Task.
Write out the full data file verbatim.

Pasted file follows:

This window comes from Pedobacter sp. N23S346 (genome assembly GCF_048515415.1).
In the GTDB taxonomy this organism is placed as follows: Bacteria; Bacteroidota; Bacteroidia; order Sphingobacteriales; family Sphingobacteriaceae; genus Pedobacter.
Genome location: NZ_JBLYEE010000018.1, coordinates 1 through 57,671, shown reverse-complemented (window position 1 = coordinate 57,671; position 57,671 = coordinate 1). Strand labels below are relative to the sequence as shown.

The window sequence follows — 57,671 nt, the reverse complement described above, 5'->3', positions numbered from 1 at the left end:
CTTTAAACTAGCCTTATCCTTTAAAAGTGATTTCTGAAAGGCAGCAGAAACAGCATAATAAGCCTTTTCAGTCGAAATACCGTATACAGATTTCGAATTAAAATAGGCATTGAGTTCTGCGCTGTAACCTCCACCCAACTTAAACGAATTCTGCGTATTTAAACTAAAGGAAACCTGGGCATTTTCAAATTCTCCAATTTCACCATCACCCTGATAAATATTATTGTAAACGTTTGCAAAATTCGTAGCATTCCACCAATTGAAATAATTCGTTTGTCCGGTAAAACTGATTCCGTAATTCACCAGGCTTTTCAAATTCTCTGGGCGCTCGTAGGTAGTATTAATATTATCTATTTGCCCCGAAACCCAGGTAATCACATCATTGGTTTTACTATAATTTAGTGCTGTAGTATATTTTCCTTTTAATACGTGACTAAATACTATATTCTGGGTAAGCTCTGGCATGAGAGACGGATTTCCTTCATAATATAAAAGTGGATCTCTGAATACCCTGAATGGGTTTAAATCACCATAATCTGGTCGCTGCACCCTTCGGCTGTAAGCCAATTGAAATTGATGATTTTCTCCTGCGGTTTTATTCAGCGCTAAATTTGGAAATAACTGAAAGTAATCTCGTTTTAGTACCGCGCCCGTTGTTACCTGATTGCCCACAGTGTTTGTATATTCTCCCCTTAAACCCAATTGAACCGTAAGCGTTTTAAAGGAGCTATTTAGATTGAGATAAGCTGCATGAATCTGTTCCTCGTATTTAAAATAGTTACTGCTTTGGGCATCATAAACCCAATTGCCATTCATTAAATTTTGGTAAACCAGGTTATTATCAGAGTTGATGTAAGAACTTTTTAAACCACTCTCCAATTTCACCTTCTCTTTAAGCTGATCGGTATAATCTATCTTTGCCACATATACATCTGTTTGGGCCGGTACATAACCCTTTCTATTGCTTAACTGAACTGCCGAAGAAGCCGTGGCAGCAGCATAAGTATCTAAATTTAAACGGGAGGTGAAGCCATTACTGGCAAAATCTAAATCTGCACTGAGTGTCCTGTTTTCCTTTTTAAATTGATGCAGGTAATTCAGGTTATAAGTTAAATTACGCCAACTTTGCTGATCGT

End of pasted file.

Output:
This window comes from Pedobacter sp. N23S346 (genome assembly GCF_048515415.1).
In the GTDB taxonomy this organism is placed as follows: Bacteria; Bacteroidota; Bacteroidia; order Sphingobacteriales; family Sphingobacteriaceae; genus Pedobacter.
Genome location: NZ_JBLYEE010000018.1, coordinates 1 through 57,671, shown reverse-complemented (window position 1 = coordinate 57,671; position 57,671 = coordinate 1). Strand labels below are relative to the sequence as shown.

The window sequence follows — 57,671 nt, the reverse complement described above, 5'->3', positions numbered from 1 at the left end:
CTTTAAACTAGCCTTATCCTTTAAAAGTGATTTCTGAAAGGCAGCAGAAACAGCATAATAAGCCTTTTCAGTCGAAATACCGTATACAGATTTCGAATTAAAATAGGCATTGAGTTCTGCGCTGTAACCTCCACCCAACTTAAACGAATTCTGCGTATTTAAACTAAAGGAAACCTGGGCATTTTCAAATTCTCCAATTTCACCATCACCCTGATAAATATTATTGTAAACGTTTGCAAAATTCGTAGCATTCCACCAATTGAAATAATTCGTTTGTCCGGTAAAACTGATTCCGTAATTCACCAGGCTTTTCAAATTCTCTGGGCGCTCGTAGGTAGTATTAATATTATCTATTTGCCCCGAAACCCAGGTAATCACATCATTGGTTTTACTATAATTTAGTGCTGTAGTATATTTTCCTTTTAATACGTGACTAAATACTATATTCTGGGTAAGCTCTGGCATGAGAGACGGATTTCCTTCATAATATAAAAGTGGATCTCTGAATACCCTGAATGGGTTTAAATCACCATAATCTGGTCGCTGCACCCTTCGGCTGTAAGCCAATTGAAATTGATGATTTTCTCCTGCGGTTTTATTCAGCGCTAAATTTGGAAATAACTGAAAGTAATCTCGTTTTAGTACCGCGCCCGTTGTTACCTGATTGCCCACAGTGTTTGTATATTCTCCCCTTAAACCCAATTGAACCGTAAGCGTTTTAAAGGAGCTATTTAGATTGAGATAAGCTGCATGAATCTGTTCCTCGTATTTAAAATAGTTACTGCTTTGGGCATCATAAACCCAATTGCCATTCATTAAATTTTGGTAAACCAGGTTATTATCAGAGTTGATGTAAGAACTTTTTAAACCACTCTCCAATTTCACCTTCTCTTTAAGCTGATCGGTATAATCTATCTTTGCCACATATACATCTGTTTGGGCCGGTACATAACCCTTTCTATTGCTTAACTGAACTGCCGAAGAAGCCGTGGCAGCAGCATAAGTATCTAAATTTAAACGGGAGGTGAAGCCATTACTGGCAAAATCTAAATCTGCACTGAGTGTCCTGTTTTCCTTTTTAAATTGATGCAGGTAATTCAGGTTATAAGTTAAATTACGCCAACTTTGCTGATCGT